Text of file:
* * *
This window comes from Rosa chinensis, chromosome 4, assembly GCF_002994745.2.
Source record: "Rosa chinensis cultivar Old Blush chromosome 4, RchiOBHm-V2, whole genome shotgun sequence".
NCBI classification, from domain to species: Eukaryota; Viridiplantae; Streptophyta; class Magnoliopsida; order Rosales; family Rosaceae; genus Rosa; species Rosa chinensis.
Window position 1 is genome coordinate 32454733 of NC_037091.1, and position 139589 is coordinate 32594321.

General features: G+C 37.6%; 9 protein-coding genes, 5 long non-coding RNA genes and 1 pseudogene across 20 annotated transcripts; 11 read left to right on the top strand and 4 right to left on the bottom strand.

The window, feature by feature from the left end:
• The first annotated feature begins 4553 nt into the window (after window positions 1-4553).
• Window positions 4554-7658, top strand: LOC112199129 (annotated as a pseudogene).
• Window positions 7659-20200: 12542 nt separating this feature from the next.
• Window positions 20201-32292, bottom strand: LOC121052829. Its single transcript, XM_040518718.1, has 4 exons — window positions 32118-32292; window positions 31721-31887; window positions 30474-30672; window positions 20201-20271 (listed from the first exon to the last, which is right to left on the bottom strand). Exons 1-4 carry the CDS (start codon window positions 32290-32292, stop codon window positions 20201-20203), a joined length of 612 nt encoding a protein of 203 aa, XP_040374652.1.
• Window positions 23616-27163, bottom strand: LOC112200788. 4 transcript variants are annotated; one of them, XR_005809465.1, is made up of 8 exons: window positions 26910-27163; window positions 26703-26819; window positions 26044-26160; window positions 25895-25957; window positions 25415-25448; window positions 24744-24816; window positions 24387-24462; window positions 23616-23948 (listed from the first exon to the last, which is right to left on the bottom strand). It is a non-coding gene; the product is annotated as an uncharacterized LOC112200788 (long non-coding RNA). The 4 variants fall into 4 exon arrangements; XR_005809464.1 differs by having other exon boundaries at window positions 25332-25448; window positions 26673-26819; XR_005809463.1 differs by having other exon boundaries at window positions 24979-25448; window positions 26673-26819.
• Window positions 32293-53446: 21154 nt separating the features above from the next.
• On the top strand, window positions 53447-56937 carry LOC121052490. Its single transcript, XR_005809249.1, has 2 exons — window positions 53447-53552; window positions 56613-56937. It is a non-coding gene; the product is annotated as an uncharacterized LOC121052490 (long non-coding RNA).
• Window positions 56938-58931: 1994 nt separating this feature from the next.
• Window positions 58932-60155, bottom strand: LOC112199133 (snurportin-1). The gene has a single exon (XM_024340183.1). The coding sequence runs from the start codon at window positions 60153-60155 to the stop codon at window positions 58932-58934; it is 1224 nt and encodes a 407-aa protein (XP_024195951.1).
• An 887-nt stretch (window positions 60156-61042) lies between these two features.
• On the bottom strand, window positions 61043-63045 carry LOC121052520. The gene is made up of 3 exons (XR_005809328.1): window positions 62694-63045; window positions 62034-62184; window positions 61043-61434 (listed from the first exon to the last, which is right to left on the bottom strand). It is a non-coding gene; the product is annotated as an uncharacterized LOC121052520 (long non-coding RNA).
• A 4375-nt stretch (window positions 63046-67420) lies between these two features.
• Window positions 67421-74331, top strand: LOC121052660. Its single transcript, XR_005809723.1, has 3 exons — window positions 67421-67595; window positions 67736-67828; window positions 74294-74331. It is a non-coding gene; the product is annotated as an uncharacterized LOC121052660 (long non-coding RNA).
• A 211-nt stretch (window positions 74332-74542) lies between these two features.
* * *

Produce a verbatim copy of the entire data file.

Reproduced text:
This window comes from Rosa chinensis, chromosome 4, assembly GCF_002994745.2.
Source record: "Rosa chinensis cultivar Old Blush chromosome 4, RchiOBHm-V2, whole genome shotgun sequence".
NCBI classification, from domain to species: Eukaryota; Viridiplantae; Streptophyta; class Magnoliopsida; order Rosales; family Rosaceae; genus Rosa; species Rosa chinensis.
Window position 1 is genome coordinate 32454733 of NC_037091.1, and position 139589 is coordinate 32594321.

General features: G+C 37.6%; 9 protein-coding genes, 5 long non-coding RNA genes and 1 pseudogene across 20 annotated transcripts; 11 read left to right on the top strand and 4 right to left on the bottom strand.

The window, feature by feature from the left end:
• The first annotated feature begins 4553 nt into the window (after window positions 1-4553).
• Window positions 4554-7658, top strand: LOC112199129 (annotated as a pseudogene).
• Window positions 7659-20200: 12542 nt separating this feature from the next.
• Window positions 20201-32292, bottom strand: LOC121052829. Its single transcript, XM_040518718.1, has 4 exons — window positions 32118-32292; window positions 31721-31887; window positions 30474-30672; window positions 20201-20271 (listed from the first exon to the last, which is right to left on the bottom strand). Exons 1-4 carry the CDS (start codon window positions 32290-32292, stop codon window positions 20201-20203), a joined length of 612 nt encoding a protein of 203 aa, XP_040374652.1.
• Window positions 23616-27163, bottom strand: LOC112200788. 4 transcript variants are annotated; one of them, XR_005809465.1, is made up of 8 exons: window positions 26910-27163; window positions 26703-26819; window positions 26044-26160; window positions 25895-25957; window positions 25415-25448; window positions 24744-24816; window positions 24387-24462; window positions 23616-23948 (listed from the first exon to the last, which is right to left on the bottom strand). It is a non-coding gene; the product is annotated as an uncharacterized LOC112200788 (long non-coding RNA). The 4 variants fall into 4 exon arrangements; XR_005809464.1 differs by having other exon boundaries at window positions 25332-25448; window positions 26673-26819; XR_005809463.1 differs by having other exon boundaries at window positions 24979-25448; window positions 26673-26819.
• Window positions 32293-53446: 21154 nt separating the features above from the next.
• On the top strand, window positions 53447-56937 carry LOC121052490. Its single transcript, XR_005809249.1, has 2 exons — window positions 53447-53552; window positions 56613-56937. It is a non-coding gene; the product is annotated as an uncharacterized LOC121052490 (long non-coding RNA).
• Window positions 56938-58931: 1994 nt separating this feature from the next.
• Window positions 58932-60155, bottom strand: LOC112199133 (snurportin-1). The gene has a single exon (XM_024340183.1). The coding sequence runs from the start codon at window positions 60153-60155 to the stop codon at window positions 58932-58934; it is 1224 nt and encodes a 407-aa protein (XP_024195951.1).
• An 887-nt stretch (window positions 60156-61042) lies between these two features.
• On the bottom strand, window positions 61043-63045 carry LOC121052520. The gene is made up of 3 exons (XR_005809328.1): window positions 62694-63045; window positions 62034-62184; window positions 61043-61434 (listed from the first exon to the last, which is right to left on the bottom strand). It is a non-coding gene; the product is annotated as an uncharacterized LOC121052520 (long non-coding RNA).
• A 4375-nt stretch (window positions 63046-67420) lies between these two features.
• Window positions 67421-74331, top strand: LOC121052660. Its single transcript, XR_005809723.1, has 3 exons — window positions 67421-67595; window positions 67736-67828; window positions 74294-74331. It is a non-coding gene; the product is annotated as an uncharacterized LOC121052660 (long non-coding RNA).
• A 211-nt stretch (window positions 74332-74542) lies between these two features.